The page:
Stepping inside Langshott Manor is like stepping back in time. There’s a fire crackling in the bar, rugged exposed beams jut in all directions, and small, leaded windows offer glimpses into the manicured gardens beyond. The boutique hotel is steeped in history and exploits that past to offer guests a quiet and relaxing break.
Langshott Manor – part of the Alexander Hotels group – is a quintessentially English historic house hotel. The higgledy-piggledy brickwork and stacked roofs and chimneys make this Tudor building look like something straight out of Midsomer. Dating back to 1580, the hotel embraces its history and heritage with antique furniture and art adorning the walls.
We stayed in the Moat Mews, a new wing with large King-size rooms. And it’s not just the beds giving the hotel the Royal feeling – each room is named after famous Tudor dignitaries like Henry VIII and his wives. Our room, the Jane Seymour suite, was of ample size and tastefully designed, decorated traditionally with pops of vibrant, modern colours to compliment the conventional tones.
Unfortunately, there were parts that were a little tired and could do with some updating (the blinds were stiff and one fell down while we were at dinner!). The suite had a large, deluxe bathroom with a big bath and huge shower, his and hers vanity sinks and mirrors, and provided lovely L’Occitane shampoos. (It even passed my flannel test!)
Stepping outside onto the wooden balcony we had a beautiful view across the pond, the frozen surface shimmering in the moonlight, and to the hotel’s boundary – once marked with a grand moat – with birds singing in the trees and stars sparkling overhead. The early morning frost layered the hotel and gardens in a sparkling shimmer like a scene out of Frozen.
The approach to Langshott Manor is more school bus than horse and carriage but, while the hotel lacks a grand, sweeping drive like many historic house hotels, once you’re within the enclosed gardens you feel a million miles away from the small Surrey town of Horley and the busy Gatwick Airport nearby. The moat may no longer exist any more but parts of the waterway are still visible with picturesque ponds around the site.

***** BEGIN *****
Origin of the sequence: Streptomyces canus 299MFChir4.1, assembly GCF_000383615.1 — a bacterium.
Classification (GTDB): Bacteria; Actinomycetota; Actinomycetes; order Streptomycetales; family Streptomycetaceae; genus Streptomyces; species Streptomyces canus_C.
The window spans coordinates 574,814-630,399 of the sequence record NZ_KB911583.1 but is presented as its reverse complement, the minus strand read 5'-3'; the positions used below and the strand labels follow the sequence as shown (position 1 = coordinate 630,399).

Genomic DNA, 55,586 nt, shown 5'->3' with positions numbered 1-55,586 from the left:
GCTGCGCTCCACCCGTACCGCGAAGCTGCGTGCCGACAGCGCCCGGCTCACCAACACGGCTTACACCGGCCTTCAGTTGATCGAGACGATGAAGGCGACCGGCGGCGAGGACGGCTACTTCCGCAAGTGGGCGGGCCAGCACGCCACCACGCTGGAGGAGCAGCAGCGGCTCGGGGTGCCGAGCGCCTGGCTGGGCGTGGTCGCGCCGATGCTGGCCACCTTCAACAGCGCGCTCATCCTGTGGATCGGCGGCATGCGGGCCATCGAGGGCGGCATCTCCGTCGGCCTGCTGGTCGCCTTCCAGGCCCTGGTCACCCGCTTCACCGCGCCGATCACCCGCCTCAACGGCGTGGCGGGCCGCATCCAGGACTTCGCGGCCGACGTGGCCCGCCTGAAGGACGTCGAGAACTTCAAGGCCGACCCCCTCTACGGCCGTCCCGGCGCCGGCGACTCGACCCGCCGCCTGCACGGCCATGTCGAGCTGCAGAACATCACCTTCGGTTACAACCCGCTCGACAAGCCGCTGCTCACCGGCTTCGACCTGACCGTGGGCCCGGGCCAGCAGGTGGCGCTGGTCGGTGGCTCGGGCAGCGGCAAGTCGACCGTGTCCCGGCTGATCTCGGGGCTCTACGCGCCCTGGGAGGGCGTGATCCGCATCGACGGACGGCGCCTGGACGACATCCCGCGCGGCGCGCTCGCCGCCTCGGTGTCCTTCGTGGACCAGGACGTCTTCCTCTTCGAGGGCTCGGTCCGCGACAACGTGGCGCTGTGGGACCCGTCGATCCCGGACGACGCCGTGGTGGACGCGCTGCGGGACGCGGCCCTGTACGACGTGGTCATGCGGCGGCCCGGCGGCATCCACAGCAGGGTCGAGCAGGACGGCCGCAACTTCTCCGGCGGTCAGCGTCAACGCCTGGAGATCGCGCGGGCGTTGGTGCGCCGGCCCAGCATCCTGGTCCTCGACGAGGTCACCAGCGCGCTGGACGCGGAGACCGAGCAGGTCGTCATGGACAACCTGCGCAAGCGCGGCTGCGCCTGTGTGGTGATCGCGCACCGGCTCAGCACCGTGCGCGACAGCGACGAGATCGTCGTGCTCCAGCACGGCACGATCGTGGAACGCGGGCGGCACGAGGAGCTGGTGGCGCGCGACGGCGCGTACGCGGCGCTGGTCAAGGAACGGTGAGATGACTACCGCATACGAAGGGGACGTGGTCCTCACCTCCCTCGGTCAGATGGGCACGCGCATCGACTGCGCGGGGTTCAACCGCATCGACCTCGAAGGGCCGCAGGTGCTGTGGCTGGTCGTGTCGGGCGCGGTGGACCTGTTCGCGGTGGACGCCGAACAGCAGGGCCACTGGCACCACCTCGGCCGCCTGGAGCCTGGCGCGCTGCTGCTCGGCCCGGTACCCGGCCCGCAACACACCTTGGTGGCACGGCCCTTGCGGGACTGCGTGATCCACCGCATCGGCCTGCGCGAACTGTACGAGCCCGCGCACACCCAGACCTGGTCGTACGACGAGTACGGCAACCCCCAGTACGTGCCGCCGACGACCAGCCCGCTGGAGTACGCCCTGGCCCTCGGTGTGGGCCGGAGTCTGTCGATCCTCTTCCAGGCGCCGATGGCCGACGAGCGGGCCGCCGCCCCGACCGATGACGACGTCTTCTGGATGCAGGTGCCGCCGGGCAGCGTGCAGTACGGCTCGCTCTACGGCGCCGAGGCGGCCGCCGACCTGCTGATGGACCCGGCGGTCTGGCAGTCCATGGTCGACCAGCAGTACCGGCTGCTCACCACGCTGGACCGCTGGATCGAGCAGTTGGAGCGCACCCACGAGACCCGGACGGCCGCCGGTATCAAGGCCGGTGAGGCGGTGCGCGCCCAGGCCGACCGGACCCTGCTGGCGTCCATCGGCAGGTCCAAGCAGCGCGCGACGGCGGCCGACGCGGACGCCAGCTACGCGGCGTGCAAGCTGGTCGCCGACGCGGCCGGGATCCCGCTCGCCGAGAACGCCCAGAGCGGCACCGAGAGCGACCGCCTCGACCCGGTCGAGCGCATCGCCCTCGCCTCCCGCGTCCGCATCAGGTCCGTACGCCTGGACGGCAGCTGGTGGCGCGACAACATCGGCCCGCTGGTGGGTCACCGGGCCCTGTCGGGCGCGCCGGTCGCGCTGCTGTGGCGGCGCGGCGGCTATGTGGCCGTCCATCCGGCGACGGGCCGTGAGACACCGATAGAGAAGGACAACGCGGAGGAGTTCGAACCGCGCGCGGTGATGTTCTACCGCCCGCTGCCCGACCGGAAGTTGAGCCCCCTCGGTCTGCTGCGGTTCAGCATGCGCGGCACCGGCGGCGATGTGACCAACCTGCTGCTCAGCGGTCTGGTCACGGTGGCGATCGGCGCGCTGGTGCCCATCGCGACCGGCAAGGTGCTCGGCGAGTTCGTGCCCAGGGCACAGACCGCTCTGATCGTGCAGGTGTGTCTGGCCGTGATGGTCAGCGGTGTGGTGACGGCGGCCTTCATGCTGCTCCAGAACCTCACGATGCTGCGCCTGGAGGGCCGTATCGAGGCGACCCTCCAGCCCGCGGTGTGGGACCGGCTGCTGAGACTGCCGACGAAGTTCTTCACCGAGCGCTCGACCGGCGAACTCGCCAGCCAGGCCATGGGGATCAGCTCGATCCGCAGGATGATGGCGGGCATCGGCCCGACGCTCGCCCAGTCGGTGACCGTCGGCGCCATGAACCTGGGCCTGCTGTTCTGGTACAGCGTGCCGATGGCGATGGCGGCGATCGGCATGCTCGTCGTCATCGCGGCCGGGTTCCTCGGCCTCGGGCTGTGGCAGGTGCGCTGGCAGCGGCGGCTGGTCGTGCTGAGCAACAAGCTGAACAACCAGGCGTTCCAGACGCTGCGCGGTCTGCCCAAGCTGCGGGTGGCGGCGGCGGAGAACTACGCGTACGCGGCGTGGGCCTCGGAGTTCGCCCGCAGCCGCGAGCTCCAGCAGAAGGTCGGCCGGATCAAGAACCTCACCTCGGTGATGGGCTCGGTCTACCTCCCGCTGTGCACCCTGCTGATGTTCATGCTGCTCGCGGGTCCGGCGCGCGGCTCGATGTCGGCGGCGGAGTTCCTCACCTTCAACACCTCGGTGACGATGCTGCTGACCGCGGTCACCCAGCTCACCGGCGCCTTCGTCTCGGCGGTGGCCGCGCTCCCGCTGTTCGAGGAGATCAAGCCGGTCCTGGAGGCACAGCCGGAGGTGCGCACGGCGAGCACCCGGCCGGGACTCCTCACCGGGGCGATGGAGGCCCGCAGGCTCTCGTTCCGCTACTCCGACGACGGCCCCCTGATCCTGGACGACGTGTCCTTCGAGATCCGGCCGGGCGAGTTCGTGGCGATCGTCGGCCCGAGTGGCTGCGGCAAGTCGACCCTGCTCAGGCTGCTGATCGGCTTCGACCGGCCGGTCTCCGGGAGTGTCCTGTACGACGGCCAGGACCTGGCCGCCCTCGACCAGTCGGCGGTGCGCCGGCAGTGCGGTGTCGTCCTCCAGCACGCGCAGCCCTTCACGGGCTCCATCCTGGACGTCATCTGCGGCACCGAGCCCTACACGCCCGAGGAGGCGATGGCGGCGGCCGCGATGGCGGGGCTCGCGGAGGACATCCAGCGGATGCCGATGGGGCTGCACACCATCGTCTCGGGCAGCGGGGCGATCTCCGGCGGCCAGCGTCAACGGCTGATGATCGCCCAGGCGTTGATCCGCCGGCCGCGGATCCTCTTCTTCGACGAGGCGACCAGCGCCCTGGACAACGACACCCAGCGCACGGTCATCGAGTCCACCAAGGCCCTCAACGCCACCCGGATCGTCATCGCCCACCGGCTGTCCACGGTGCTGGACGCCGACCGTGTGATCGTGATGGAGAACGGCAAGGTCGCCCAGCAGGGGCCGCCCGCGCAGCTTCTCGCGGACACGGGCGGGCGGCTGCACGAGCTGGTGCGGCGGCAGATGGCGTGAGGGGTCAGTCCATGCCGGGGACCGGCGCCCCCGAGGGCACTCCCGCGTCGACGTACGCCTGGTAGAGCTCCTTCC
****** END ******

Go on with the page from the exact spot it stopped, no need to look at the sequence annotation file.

We visited Langshott Manor just a few weeks before Christmas so the hotel was lit up beautifully and ready for the festive season. The historic house looked lovely as we approached at nightfall, the twinkling Christmas lights sparkling inside and the Christmas tree standing proud at the entrance. The grand, winding staircase was embellished with draped ivy and flickering lights.
The hotel’s original building takes pride of place but Alexander Hotels have tastefully updated and extended with a wing of modern suites and a new restaurant to expand the facilities. We made our way into the recent addition to take our seats for dinner in The Mulberry Brasserie. We opted for a warming bottle of Malbec for our wintry evening before perusing the menu to make our choices.
The Mulberry’s staff were helpful and friendly, and the quiet restaurant soon welcomed table after table of chatting, laughing guests creating a fun and relaxing atmosphere for the night.
I chose to start my meal with the mozzarella, tomato and basil salad while my husband opted for the prawn and avocado salad, both complimented with fresh, warm bread. The rolls were soft, fluffy and delicious, and the salads were a light and refreshing start to the meal.
For our main course we selected the turbot with cream and brandy sauce, mussels, and creamed potato, and rib eye steak with peppercorn sauce and triple-cooked chips. My husband was happy with the cooking of his steak and my turbot was very tasty – the sauce was the star of the plate; rich and full of flavour. But the highlight for me was the over-the-top side we decided to sample: dauphinoise potato bon-bons! To finish we went for chocolate fondant with white chocolate ice cream and the cheese and biscuit platter.
We returned to the brasserie bright and early for breakfast the following day. The restaurant was busy but not full so it was a little disappointing that the service was particularly slow – we had to order our coffees and toast twice as nothing arrived for a good 15 minutes. However, the buffet boasted lots of continental options from cereals, fruits and yoghurt to pastries, and the menu offered lots of traditional and alternative options.
The restaurant also offers Sunday lunch and afternoon tea for guests and visitors while there are lots of comfortable lounge and bar areas to enjoy a drink or a quiet sit-down with a newspaper or magazine. While the temperature was close to freezing outside we wrapped up warm to go for a short walk around the gardens.
Langshott Manor sits on the edge of Horley. While the town is anything but quaint and picturesque, unlike the hotel, it borders Gatwick Airport and the M23 so is a great spot for anyone heading to the airport or venturing further afield to explore London to the north or Brighton to the south. The hotel offers a relaxing and charming retreat for locals looking for a bit of a weekend treat or a luxurious alternative to the bleak, soulless airport hotels for holidaymakers.
For us, we visited Langshott Manor as a Friday night treat in order to escape the hustle and bustle of a house renovation and busy work schedules. Visiting at Christmas-time was magical and our stay was successful in offering us a break from everyday life to put our feet up.
Rooms on a B&;B basis priced from £179 for a Splendid Suite.
Address: Langshott Manor, Ladbroke Road, Horley, Surrey RH6 9LN